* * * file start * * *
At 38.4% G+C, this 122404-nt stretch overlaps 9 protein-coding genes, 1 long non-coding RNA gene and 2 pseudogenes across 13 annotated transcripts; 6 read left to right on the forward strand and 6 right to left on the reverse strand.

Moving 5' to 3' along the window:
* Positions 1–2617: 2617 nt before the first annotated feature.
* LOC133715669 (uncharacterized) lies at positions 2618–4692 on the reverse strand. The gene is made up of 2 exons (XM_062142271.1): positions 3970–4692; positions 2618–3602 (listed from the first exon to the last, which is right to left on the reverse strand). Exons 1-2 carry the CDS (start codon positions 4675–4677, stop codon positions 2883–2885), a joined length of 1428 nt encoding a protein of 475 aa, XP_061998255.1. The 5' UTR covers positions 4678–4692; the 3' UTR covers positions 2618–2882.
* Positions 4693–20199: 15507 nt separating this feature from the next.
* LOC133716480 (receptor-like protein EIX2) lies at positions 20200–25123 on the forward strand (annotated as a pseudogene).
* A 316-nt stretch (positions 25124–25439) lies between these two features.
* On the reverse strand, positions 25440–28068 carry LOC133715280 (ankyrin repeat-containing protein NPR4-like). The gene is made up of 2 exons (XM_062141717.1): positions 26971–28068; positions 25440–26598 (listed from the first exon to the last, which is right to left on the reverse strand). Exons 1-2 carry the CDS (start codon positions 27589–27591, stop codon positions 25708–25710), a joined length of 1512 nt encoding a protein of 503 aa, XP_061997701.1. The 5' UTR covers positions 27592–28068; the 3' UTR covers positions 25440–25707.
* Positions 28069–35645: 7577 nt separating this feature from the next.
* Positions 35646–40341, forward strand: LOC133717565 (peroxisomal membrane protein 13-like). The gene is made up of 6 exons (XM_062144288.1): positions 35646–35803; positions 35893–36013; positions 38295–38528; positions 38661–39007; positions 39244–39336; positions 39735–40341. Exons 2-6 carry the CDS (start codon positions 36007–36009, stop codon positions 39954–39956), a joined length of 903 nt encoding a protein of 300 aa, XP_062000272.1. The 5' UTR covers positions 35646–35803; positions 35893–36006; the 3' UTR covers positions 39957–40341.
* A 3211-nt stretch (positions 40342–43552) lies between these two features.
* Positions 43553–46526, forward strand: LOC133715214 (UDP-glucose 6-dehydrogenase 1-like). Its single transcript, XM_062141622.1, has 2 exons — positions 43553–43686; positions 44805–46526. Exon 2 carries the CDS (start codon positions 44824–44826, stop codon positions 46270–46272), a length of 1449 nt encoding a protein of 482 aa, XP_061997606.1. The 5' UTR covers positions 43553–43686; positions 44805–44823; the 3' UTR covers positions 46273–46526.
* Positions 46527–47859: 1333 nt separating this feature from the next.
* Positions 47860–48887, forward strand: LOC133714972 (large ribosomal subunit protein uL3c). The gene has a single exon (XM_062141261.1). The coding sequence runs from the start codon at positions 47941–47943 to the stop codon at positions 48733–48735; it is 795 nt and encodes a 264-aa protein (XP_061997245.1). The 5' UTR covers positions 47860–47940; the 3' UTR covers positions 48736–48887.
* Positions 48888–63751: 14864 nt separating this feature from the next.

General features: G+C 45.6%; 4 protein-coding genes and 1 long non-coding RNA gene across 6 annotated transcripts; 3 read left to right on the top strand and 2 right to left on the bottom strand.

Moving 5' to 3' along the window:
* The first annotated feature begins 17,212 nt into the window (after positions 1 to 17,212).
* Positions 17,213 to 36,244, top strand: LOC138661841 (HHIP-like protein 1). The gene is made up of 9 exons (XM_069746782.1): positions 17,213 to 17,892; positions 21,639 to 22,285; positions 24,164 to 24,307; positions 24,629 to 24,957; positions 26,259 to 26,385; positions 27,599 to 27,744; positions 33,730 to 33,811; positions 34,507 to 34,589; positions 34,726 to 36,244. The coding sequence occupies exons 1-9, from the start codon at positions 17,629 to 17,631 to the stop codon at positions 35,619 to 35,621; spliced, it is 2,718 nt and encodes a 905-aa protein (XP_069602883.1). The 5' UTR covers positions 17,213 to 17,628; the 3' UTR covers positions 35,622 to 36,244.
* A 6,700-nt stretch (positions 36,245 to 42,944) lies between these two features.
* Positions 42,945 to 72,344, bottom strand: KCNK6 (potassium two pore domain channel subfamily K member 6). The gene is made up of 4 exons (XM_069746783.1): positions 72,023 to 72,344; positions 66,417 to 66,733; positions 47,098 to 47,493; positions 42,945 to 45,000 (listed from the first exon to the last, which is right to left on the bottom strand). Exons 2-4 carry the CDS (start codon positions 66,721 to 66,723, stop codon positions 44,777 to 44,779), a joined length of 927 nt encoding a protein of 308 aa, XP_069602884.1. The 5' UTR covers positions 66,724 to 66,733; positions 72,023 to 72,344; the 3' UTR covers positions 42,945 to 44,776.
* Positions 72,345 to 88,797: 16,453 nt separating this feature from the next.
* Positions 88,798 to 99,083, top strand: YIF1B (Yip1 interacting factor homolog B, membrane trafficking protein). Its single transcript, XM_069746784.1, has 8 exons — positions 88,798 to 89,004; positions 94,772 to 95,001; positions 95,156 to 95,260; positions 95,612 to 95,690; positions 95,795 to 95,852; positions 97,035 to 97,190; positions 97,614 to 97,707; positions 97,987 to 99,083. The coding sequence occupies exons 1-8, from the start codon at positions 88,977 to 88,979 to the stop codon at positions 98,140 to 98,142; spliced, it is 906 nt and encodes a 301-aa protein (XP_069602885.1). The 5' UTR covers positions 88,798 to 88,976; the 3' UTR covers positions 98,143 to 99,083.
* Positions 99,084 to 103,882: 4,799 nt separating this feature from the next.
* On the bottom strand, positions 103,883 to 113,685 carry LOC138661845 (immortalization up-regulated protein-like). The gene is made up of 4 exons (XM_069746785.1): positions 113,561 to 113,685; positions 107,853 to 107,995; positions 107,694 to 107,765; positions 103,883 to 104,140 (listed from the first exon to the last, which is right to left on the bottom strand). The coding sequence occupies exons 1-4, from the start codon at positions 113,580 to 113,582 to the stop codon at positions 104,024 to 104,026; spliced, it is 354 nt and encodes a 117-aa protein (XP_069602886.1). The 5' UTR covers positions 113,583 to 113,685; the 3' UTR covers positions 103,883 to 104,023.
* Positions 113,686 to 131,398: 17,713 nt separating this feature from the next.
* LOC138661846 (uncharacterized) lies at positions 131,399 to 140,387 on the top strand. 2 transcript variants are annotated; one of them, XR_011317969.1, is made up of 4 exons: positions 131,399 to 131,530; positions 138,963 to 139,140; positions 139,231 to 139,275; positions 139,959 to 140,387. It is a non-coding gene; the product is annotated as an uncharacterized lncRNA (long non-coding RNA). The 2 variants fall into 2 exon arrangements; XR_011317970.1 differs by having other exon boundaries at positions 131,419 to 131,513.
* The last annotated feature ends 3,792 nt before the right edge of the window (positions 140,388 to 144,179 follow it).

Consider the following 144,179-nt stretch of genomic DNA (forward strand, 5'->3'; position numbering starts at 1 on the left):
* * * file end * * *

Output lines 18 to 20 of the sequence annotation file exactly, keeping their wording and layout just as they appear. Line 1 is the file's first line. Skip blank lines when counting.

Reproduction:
* The first annotated feature begins 17,212 nt into the window (after positions 1 to 17,212).
* Positions 17,213 to 36,244, top strand: LOC138661841 (HHIP-like protein 1). The gene is made up of 9 exons (XM_069746782.1): positions 17,213 to 17,892; positions 21,639 to 22,285; positions 24,164 to 24,307; positions 24,629 to 24,957; positions 26,259 to 26,385; positions 27,599 to 27,744; positions 33,730 to 33,811; positions 34,507 to 34,589; positions 34,726 to 36,244. The coding sequence occupies exons 1-9, from the start codon at positions 17,629 to 17,631 to the stop codon at positions 35,619 to 35,621; spliced, it is 2,718 nt and encodes a 905-aa protein (XP_069602883.1). The 5' UTR covers positions 17,213 to 17,628; the 3' UTR covers positions 35,622 to 36,244.
* A 6,700-nt stretch (positions 36,245 to 42,944) lies between these two features.